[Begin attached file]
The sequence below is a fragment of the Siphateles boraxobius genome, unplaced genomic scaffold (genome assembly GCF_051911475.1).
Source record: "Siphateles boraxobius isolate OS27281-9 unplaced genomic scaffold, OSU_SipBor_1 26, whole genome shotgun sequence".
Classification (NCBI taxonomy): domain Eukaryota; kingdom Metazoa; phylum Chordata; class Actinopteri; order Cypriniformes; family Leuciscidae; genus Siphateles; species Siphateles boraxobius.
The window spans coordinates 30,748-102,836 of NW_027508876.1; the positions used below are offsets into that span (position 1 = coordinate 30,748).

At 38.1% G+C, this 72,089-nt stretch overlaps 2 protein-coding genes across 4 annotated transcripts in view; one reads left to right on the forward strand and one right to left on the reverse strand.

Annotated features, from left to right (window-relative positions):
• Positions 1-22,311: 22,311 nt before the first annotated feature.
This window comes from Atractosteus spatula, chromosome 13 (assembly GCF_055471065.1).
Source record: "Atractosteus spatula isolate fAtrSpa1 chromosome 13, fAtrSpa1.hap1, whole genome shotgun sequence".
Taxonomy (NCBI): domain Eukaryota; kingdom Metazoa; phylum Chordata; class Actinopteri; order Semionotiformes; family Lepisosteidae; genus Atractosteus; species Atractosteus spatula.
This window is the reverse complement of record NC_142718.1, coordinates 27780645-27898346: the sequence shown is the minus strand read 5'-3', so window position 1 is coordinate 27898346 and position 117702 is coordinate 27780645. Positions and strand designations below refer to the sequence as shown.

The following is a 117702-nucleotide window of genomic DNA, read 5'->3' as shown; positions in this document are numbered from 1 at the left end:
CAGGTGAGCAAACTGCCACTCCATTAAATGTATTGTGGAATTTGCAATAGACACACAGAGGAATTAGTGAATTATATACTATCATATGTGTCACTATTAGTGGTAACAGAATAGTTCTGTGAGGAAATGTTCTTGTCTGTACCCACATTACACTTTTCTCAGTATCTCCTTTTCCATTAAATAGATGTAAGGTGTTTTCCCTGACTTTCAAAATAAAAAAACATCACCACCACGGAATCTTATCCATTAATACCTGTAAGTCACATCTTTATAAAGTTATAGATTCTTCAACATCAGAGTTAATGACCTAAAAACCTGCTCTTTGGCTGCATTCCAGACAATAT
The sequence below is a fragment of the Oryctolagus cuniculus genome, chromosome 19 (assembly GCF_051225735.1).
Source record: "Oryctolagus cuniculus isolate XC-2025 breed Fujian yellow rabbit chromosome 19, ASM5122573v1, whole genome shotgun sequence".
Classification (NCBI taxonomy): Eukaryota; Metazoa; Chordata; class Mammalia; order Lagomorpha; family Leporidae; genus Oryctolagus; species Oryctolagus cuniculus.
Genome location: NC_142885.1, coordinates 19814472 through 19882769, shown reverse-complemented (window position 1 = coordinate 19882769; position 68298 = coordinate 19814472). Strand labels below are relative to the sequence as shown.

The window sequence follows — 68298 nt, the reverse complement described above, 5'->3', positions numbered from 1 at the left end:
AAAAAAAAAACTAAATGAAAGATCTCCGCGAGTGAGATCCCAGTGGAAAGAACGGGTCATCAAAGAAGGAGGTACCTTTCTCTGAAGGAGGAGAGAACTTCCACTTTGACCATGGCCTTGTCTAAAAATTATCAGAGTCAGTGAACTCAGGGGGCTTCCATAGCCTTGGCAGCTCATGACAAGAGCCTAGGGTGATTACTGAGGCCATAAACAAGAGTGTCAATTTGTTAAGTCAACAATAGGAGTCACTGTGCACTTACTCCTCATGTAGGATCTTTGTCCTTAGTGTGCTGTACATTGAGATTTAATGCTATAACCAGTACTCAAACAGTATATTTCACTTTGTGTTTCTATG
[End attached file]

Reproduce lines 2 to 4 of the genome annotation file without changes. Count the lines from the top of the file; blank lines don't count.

Source record: "Siphateles boraxobius isolate OS27281-9 unplaced genomic scaffold, OSU_SipBor_1 26, whole genome shotgun sequence".
Classification (NCBI taxonomy): domain Eukaryota; kingdom Metazoa; phylum Chordata; class Actinopteri; order Cypriniformes; family Leuciscidae; genus Siphateles; species Siphateles boraxobius.
The window spans coordinates 30,748-102,836 of NW_027508876.1; the positions used below are offsets into that span (position 1 = coordinate 30,748).